Yesterday, while I was discussing my belief that body fat percentage remains my priority, I started to think about what my goal body fat percentage is. How much body fat should a grown up, athletic woman like myself shoot for? I searched the internet and found many different charts. This is the one that seems to be reasonable to me, and is based on gender/age and whether or not you want to be “average” or more lean.
I was trying to work backward and find out how to calculate how much weight I would need to lose, given maintaining my current lean muscle mass, and was a bit surprised. However, I’m not sure that the number I have for myself includes bones and other lean tissue. But, based on that and my goal body fat content of somewhere around 24, I might need to lose an additional 10 pounds. That being said, I’m doing NO exercise right now until I have the ol’ knee surgery. I build muscle very easily, so I have a feeling my goal weight will be dead on when I regain some muscle.
Here’s how you calculate, according to Marc Perry at http://www.BuiltLean.com.
To find your lean muscle mass: Take your body weight right now and multiply it by the body fat percentage your scale shows (or your trainer has given you). Now, subtract that number from your current body weight.
Say you weigh 200 pounds. Your body fat percentage is 45%. (200 X .45 = 90) Then, take your body weight (200 – 90 = 110). You have 110 pounds of lean body mass! Great, now what? How do you figure out your goal weight?
So, say you think your goal body fat percentage should be 29%, which is average for a 26-30 year old woman. You first will subtract your desired body fat percentage from 1. (1-.29=.71) Now, divide your lean body mass (in pounds) by the .71. (110/.71= 154) So, if your muscle mass (or lean body mass) remains the same, your goal weight is 154. At that weight you should be at a body fat percentage of 29%. Isn’t that cool?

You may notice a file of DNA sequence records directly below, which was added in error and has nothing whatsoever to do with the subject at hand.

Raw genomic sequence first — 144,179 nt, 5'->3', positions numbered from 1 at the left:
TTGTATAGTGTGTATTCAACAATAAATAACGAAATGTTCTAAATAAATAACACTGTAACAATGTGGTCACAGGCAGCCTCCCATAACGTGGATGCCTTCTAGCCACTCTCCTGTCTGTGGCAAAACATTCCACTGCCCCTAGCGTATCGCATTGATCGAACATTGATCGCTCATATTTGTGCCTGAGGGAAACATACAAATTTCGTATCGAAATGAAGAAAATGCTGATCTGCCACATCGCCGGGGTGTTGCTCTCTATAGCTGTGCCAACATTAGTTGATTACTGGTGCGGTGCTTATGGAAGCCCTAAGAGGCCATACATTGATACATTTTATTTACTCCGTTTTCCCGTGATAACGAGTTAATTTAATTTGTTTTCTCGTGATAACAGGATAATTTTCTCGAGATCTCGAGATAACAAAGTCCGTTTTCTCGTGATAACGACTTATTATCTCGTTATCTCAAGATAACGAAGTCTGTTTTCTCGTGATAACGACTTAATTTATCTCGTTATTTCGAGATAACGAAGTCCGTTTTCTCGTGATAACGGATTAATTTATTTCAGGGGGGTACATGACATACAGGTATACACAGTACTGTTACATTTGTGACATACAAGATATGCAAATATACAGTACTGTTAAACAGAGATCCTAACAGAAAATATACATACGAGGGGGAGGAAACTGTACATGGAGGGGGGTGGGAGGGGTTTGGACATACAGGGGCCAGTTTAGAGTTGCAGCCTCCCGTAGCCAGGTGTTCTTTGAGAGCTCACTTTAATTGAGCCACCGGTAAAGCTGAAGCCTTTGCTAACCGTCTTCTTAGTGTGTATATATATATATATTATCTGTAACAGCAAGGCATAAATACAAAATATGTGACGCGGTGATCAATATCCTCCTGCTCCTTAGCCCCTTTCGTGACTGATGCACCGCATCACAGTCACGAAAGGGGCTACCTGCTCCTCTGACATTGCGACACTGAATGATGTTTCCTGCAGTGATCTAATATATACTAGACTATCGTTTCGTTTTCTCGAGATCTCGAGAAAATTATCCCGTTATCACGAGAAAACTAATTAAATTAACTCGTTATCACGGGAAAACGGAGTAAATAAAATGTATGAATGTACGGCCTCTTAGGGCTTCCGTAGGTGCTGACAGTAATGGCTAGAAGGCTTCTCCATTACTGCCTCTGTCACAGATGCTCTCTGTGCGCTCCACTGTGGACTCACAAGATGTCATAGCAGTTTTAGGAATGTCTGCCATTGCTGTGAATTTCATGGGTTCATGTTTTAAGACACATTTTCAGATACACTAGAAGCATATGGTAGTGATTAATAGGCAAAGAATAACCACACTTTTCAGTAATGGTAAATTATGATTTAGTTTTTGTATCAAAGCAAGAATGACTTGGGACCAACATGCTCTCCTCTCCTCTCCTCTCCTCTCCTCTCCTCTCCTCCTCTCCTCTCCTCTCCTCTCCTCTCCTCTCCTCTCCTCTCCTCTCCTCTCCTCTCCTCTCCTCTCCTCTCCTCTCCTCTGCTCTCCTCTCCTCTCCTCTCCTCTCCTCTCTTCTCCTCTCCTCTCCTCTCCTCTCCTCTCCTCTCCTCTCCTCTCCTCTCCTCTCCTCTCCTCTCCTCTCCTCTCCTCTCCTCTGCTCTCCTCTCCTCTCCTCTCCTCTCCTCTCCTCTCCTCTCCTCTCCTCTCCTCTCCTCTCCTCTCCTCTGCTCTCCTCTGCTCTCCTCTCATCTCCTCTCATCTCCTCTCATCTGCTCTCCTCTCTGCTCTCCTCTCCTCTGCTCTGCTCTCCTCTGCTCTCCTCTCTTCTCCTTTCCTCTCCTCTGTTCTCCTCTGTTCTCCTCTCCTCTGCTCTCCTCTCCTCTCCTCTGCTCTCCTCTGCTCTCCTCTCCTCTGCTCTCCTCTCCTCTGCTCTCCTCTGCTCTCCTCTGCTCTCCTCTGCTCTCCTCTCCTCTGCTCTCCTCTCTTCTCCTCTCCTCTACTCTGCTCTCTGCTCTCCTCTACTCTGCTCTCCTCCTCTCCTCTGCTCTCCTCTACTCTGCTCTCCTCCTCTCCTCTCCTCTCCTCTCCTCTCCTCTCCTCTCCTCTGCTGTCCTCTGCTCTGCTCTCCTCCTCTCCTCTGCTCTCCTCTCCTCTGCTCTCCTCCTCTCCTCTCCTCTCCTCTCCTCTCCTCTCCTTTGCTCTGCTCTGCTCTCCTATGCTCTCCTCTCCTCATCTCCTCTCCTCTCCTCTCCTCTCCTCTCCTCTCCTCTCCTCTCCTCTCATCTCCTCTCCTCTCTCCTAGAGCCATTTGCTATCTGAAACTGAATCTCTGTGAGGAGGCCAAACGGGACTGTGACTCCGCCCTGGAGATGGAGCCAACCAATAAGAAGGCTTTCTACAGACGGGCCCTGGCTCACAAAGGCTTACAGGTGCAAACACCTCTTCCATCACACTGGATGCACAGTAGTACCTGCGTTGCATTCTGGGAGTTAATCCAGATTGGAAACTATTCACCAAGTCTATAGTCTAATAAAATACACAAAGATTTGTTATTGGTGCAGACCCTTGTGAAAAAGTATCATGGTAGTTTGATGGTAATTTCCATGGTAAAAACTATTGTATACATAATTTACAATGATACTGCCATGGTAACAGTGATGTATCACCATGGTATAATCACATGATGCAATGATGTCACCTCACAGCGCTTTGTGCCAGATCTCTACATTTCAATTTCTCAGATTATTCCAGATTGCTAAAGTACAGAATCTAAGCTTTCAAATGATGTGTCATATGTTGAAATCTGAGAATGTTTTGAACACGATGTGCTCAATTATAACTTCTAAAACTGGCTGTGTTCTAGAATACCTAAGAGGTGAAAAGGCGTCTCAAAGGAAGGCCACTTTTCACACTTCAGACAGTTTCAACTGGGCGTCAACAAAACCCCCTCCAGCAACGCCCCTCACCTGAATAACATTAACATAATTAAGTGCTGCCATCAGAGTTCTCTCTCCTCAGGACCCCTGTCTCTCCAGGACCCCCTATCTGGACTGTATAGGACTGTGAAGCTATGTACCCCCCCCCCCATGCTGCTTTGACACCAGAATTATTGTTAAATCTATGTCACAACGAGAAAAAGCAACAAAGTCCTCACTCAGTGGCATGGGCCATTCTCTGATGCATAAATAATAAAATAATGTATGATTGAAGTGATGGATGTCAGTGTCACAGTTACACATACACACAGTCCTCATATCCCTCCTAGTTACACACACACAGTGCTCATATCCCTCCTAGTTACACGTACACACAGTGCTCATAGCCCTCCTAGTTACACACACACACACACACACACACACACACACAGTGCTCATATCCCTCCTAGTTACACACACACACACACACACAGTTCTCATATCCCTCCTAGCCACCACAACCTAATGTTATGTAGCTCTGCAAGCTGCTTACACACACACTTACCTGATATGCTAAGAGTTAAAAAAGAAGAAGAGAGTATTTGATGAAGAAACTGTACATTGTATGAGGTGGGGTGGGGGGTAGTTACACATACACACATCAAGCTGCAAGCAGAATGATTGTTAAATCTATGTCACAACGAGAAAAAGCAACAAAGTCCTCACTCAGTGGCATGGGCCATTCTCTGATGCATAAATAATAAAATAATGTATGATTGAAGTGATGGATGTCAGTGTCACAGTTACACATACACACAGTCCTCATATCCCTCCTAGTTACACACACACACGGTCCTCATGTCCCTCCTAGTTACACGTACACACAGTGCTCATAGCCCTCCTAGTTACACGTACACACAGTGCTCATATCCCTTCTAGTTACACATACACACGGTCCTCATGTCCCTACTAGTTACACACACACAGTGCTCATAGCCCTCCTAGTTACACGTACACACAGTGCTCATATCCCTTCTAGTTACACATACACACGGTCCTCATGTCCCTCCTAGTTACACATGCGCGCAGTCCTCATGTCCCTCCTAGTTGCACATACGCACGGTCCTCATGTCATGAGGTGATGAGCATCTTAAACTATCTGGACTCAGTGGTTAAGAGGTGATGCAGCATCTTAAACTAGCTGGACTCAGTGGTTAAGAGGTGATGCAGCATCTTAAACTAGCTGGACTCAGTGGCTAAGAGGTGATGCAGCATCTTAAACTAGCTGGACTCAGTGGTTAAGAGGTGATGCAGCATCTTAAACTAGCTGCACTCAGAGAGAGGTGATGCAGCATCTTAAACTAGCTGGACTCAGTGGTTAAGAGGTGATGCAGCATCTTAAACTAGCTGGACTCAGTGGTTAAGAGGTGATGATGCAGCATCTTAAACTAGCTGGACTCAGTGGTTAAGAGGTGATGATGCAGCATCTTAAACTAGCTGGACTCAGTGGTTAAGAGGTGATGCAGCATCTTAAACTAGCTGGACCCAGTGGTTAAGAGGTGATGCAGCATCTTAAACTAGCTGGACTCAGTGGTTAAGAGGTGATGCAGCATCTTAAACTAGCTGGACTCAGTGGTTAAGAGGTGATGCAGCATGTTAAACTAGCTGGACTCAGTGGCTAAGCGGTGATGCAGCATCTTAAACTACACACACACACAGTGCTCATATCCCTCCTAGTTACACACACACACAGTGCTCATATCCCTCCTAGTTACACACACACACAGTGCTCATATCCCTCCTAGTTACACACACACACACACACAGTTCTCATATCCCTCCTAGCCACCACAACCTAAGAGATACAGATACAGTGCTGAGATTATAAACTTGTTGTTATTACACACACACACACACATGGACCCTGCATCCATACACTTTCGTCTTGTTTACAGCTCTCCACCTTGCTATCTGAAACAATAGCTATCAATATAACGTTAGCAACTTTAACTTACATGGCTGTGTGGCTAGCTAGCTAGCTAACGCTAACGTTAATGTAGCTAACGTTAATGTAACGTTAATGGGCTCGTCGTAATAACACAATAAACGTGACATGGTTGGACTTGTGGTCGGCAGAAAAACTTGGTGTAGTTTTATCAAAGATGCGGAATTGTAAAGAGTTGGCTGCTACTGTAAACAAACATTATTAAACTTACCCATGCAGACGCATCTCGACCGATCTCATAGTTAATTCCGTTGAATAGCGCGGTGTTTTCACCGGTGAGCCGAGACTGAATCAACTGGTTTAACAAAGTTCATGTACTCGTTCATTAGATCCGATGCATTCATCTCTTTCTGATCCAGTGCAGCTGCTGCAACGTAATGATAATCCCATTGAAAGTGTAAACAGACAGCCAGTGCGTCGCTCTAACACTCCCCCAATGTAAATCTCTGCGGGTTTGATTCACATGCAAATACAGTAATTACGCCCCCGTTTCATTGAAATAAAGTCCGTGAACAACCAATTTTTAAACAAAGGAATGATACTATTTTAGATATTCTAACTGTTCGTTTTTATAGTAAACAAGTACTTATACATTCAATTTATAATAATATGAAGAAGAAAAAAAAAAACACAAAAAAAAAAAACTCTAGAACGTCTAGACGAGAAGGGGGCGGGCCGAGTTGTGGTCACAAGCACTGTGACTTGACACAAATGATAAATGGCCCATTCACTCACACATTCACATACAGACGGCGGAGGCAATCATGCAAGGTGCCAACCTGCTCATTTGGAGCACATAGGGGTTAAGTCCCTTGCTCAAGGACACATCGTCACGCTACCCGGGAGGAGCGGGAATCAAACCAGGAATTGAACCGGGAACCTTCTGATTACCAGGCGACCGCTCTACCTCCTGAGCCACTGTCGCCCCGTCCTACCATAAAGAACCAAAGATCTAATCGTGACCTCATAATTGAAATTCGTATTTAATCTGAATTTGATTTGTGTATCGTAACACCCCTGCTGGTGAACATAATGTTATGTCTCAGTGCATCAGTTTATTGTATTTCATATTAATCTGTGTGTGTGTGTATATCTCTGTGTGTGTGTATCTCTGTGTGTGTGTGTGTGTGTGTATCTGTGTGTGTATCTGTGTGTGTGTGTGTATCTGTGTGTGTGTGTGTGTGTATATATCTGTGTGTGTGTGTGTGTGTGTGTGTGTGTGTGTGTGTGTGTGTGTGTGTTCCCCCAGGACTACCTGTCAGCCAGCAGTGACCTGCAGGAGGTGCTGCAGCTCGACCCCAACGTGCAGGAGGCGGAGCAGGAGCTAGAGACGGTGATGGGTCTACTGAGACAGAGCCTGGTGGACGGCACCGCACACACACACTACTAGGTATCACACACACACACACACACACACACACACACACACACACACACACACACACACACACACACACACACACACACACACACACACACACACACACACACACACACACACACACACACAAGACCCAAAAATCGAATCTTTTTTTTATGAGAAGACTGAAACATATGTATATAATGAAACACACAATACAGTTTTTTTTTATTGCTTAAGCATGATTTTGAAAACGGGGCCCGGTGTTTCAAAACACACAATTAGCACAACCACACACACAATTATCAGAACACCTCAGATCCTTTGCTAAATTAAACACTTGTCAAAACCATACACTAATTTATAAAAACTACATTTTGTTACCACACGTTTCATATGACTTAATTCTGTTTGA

Marc has the formulas all spelled out on his site.
To me, body fat percentage is what it’s about. BMI is total horse dinky. It does NOT take into account your lean mass. If they went strictly by BMI, athletes like Lance Armstrong would be obese. Remember the whole muscle weighs more than fat thing?
I hope this helps you guys like it helps me focus. It’s not the pounds as much as the lean pounds to fat pound ratio that I’m truly concerned with… well, until that scale doesn’t move. THEN, I must remember to revisit this post and adjust my thinking from somthing less emotional to something a little more cerebral.
OR the other option is to go have an iDXA scan, which I did last year. Oh, the humiliation! However, I posted my scanned image which I think is fascinating and would be totally awesome if I didn’t know who that was in the picture. I do plan to do another scan at the end of this year come hell or high water. I want to see the difference!